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French Togoland
Togoland
(French: Togo
Togo
français) was a French colonial League of Nations Mandate from 1916 to 1960 in French West Africa. In 1960 it became the independent Togolese Republic, and the present day nation of Togo.

Contents

1 Transfer from Germany
Germany
to France
France
and a Mandate territory 2 Governors 3 See also 4 References

Transfer from Germany
Germany
to France
France
and a Mandate territory[edit]

French Togoland
Togoland
in pale purple (British Togoland
Togoland
in pale green).

French troops landed at Little Popo on August 6, 1914, meeting little resistance. The French proceeded inland, taking the town of Togo
Togo
on August 8.[1] On August 26, 1914, the German protectorate of Togoland was invaded by French and British forces and fell after five days of brief resistance. The colony surrendered "without conditions" with British and French troops landing in Kamina on August 27, 1914. The Germans had offered to surrender to the British on terms, to which the British responded a surrender must be unconditional, promising to respect private property, with little interference in trade or private interests and firms.[2] Period news reports suggest the Germans had used expanding bullets during the campaign and had armed native people not under their control, both violations of the Hague Conventions.[1] Togoland
Togoland
was divided into French and British administrative zones in 1916, and following the war, Togoland
Togoland
formally became a League of Nations mandate divided for administrative purposes between France
France
and the United Kingdom. German nationalists in the Weimar Republic were reported to have objected to the seizure of the colony by the French via an interpellation in 1920, expressing their view that it violated Article 22 of the Treaty of Versailles. They also exclaimed via a news release that "the German Government naturally leaves nothing undone to prevent an interpretation of the treaty which would justify France's alleged intention." [3] The value of the colony to France
France
was found in the existing railways, permitting a new link to the railway in Dahomey
Dahomey
at Atakpamé
Atakpamé
and the ports of Lome, Segura and Little Popo.[4] After World War II, the mandate became a UN trust territory, still administered by French commissioners. By statute in 1955, French Togoland
Togoland
became an autonomous republic within the French union, although it retained its UN trusteeship status. A legislative assembly elected by universal adult suffrage had considerable power over internal affairs, with an elected executive body headed by a prime minister responsible to the legislature. These changes were embodied in a constitution approved in a 1956 referendum. On September 10, 1956, Nicolas Grunitzky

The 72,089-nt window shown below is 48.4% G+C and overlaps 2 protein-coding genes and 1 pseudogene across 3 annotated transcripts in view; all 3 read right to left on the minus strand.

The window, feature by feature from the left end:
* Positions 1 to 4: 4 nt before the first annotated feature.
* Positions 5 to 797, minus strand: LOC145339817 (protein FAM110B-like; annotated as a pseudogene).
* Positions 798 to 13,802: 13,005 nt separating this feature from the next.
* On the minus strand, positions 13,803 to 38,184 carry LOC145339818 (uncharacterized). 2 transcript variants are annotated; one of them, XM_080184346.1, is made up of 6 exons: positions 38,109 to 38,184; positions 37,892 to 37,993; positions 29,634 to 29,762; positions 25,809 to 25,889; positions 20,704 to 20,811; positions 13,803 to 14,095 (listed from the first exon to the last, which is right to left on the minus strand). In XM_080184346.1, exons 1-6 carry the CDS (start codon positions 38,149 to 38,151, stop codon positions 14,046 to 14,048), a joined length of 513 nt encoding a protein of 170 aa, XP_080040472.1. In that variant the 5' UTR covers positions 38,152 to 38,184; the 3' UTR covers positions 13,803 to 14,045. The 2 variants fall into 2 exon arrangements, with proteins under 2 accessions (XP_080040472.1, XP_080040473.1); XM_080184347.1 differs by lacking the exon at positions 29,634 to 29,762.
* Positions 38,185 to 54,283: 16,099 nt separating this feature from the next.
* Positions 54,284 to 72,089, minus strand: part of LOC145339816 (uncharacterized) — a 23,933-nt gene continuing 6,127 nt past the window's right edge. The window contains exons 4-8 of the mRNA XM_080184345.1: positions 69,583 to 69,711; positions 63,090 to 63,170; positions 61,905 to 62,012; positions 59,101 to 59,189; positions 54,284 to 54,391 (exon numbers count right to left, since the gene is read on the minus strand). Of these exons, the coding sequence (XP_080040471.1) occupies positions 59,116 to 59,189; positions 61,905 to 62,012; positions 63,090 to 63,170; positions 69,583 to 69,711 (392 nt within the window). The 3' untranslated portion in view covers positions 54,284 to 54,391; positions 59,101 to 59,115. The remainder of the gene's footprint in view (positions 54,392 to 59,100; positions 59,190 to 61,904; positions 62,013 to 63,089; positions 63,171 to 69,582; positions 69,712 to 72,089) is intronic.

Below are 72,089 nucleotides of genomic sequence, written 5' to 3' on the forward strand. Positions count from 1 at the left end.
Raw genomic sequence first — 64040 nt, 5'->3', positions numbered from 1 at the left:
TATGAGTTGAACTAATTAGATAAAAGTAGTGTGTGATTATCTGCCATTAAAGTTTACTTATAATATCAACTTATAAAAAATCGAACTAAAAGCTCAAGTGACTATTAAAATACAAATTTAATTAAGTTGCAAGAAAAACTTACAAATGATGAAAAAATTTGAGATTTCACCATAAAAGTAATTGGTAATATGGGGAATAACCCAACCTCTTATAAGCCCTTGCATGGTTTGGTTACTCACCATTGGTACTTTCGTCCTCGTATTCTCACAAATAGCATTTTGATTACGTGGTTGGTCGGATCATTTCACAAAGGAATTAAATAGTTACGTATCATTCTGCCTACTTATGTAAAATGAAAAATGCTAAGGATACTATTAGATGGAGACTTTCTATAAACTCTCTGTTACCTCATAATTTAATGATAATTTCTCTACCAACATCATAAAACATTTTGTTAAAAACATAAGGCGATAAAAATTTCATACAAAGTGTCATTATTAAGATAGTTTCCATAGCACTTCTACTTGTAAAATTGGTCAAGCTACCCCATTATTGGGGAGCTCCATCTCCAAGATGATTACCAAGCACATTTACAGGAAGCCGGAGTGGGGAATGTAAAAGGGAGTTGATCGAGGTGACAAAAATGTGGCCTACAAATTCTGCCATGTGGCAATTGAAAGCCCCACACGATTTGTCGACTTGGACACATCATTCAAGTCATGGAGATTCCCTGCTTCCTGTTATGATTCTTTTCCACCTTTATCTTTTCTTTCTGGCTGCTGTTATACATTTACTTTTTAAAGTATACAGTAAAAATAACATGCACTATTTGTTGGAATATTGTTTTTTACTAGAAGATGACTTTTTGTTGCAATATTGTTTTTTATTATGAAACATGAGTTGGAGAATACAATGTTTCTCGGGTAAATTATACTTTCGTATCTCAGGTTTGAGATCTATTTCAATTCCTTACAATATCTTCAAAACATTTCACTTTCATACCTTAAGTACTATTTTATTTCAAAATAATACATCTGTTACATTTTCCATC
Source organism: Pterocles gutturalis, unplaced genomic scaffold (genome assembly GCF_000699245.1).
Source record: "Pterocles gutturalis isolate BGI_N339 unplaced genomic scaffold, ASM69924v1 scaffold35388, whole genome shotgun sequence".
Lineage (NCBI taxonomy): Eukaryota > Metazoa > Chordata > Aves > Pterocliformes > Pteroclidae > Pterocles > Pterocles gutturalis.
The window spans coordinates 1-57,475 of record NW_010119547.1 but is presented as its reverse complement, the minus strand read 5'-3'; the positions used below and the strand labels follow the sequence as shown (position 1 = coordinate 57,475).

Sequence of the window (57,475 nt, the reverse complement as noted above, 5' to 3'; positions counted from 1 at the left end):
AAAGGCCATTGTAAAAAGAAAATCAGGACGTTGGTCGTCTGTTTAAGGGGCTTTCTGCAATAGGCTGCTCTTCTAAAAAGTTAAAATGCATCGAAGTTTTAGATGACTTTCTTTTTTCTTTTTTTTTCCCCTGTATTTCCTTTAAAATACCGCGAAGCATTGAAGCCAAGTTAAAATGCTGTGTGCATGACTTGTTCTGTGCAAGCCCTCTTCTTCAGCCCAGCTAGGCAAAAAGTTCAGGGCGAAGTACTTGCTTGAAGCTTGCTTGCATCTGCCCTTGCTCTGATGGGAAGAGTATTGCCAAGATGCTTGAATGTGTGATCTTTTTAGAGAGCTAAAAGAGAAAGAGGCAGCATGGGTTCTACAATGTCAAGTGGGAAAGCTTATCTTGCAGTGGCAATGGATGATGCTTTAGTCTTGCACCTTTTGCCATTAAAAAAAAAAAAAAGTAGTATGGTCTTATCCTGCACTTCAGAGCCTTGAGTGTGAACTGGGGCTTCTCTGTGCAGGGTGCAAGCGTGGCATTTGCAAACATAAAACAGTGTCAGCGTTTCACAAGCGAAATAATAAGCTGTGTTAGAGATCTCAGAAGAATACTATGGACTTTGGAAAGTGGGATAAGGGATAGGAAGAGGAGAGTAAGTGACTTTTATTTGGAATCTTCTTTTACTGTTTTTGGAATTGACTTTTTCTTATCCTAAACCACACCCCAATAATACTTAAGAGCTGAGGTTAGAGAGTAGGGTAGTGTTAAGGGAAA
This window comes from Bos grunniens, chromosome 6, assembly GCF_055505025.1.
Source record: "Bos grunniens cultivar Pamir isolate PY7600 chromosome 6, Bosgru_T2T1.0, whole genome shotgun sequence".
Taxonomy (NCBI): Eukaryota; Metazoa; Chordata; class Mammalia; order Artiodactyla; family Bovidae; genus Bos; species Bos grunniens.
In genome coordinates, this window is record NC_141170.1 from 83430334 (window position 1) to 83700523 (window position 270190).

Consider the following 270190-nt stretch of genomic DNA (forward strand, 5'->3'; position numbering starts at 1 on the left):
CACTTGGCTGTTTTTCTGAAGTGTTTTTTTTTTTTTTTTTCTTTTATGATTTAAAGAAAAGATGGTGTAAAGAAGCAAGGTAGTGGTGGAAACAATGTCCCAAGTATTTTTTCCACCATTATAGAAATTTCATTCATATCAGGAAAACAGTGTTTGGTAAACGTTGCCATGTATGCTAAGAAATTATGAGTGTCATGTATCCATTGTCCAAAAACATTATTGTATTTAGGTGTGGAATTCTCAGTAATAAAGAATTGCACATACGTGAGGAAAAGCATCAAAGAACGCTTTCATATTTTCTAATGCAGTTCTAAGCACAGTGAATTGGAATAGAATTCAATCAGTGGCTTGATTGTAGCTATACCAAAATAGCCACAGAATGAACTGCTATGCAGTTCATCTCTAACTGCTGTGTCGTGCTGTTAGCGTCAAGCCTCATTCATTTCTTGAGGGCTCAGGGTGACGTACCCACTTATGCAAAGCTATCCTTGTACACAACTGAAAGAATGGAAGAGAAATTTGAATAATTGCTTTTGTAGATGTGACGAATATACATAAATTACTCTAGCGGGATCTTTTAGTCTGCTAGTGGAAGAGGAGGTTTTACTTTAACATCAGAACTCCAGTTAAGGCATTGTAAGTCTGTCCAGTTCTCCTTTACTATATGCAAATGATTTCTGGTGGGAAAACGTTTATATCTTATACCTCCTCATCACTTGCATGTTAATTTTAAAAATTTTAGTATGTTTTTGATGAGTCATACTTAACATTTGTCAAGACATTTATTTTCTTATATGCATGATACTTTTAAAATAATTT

Nicolas Grunitzky
became prime minister of the Autonomous Republic of Togo. However, due to irregularities in the plebiscite, an unsupervised general election was held in 1958 and won by Sylvanus Olympio. On April 27, 1960, in a smooth transition, Togo severed its constitutional ties with France, shed its UN trusteeship status, and became fully independent under a provisional constitution with Olympio as president. Governors[edit] Main article: List of colonial governors of Togo
Togo
§ French Togoland See also[edit]

List of colonial heads of French Togoland History of Togo French West Africa French colonisation in Africa French colonial Empire

References[edit]

^ a b "Colored People's Part in the World War: The Fight in Africa: Many Square Miles Wrenched From Germany: Black Troops Display Great Valor". The Richmond Planet. Richmond, VA. March 2, 1918. Retrieved August 13, 2016.  ^ "German Togoland
Togoland
Surrenders Without Conditions to Allies". New York Tribune. New York, NY. August 27, 1914. Retrieved November 12, 2016.  ^ " Germany
Germany
Will Oppose French Annexation Plan". New York Tribune. New York, NY. October 3, 1920. Retrieved November 13, 2016.  ^ "African Tribes Pleased at Overthrow German Masters". The Chattanooga News. Chattanooga, TN. February 27, 1920. Retrieved November 13, 2016. 

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French overseas empire

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Former French colonies in Africa and the Indian Ocean

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Arguin
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French Togoland James Island Albreda

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French Somaliland
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Overseas France

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Sui generis
collectivity

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Pacific Ocean

Clipperton Island

Overseas territory (French Southern and Antarctic Lands)

Île Amsterdam Île Saint-Paul Crozet Islands Kerguelen Islands Adélie Land

Scattered islands in the Indian Ocean

Bassas da India3 Europa Island3 Glorioso Islands2, 3 Juan de Nova Island3 Tromelin Island4

1 Also known as overseas regions 2 Claimed by Comoros 3 Claimed by Madagascar 4 Claimed by Mauritius

v t e

Togo articles

History

Battle of Atakpamé Colonial governors Togoland West Africa Campaign (World War I)

Togoland
Togoland
Campaign

French Togoland 1963 coup d'état

Geography

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airports

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Outline Index

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Mandates of the League of Nations
League of Nations
(1919–46)

Class A

Palestine

Transjordan

Syria and Lebanon Mesopotamia

not enacted

Class B

Ruanda-Urundi Tanganyika British Cameroons French Cameroons British Togoland French Togoland

Class C

New Guinea Nauru South Pacific Mandate South-West Africa Western Samoa

See also: United Nations
United Nations
Trust Terri

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